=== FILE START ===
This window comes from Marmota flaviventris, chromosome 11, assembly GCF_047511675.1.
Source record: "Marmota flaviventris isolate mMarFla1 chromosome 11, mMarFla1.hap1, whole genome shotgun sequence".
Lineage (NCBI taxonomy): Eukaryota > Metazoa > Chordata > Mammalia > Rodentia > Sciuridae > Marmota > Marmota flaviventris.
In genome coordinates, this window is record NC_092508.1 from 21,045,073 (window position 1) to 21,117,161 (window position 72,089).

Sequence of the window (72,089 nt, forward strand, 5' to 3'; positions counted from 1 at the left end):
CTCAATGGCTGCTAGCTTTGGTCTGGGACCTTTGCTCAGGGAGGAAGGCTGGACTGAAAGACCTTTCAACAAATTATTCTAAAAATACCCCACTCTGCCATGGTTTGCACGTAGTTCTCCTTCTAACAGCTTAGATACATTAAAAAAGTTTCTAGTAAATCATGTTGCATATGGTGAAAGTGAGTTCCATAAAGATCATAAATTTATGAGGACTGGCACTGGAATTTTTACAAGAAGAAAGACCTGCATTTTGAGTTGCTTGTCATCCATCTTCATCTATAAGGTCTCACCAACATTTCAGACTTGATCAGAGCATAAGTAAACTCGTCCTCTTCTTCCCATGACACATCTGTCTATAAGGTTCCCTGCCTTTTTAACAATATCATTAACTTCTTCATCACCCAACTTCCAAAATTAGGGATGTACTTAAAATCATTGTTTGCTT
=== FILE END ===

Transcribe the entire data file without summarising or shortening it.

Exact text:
This window comes from Marmota flaviventris, chromosome 11, assembly GCF_047511675.1.
Source record: "Marmota flaviventris isolate mMarFla1 chromosome 11, mMarFla1.hap1, whole genome shotgun sequence".
Lineage (NCBI taxonomy): Eukaryota > Metazoa > Chordata > Mammalia > Rodentia > Sciuridae > Marmota > Marmota flaviventris.
In genome coordinates, this window is record NC_092508.1 from 21,045,073 (window position 1) to 21,117,161 (window position 72,089).

Sequence of the window (72,089 nt, forward strand, 5' to 3'; positions counted from 1 at the left end):
CTCAATGGCTGCTAGCTTTGGTCTGGGACCTTTGCTCAGGGAGGAAGGCTGGACTGAAAGACCTTTCAACAAATTATTCTAAAAATACCCCACTCTGCCATGGTTTGCACGTAGTTCTCCTTCTAACAGCTTAGATACATTAAAAAAGTTTCTAGTAAATCATGTTGCATATGGTGAAAGTGAGTTCCATAAAGATCATAAATTTATGAGGACTGGCACTGGAATTTTTACAAGAAGAAAGACCTGCATTTTGAGTTGCTTGTCATCCATCTTCATCTATAAGGTCTCACCAACATTTCAGACTTGATCAGAGCATAAGTAAACTCGTCCTCTTCTTCCCATGACACATCTGTCTATAAGGTTCCCTGCCTTTTTAACAATATCATTAACTTCTTCATCACCCAACTTCCAAAATTAGGGATGTACTTAAAATCATTGTTTGCTT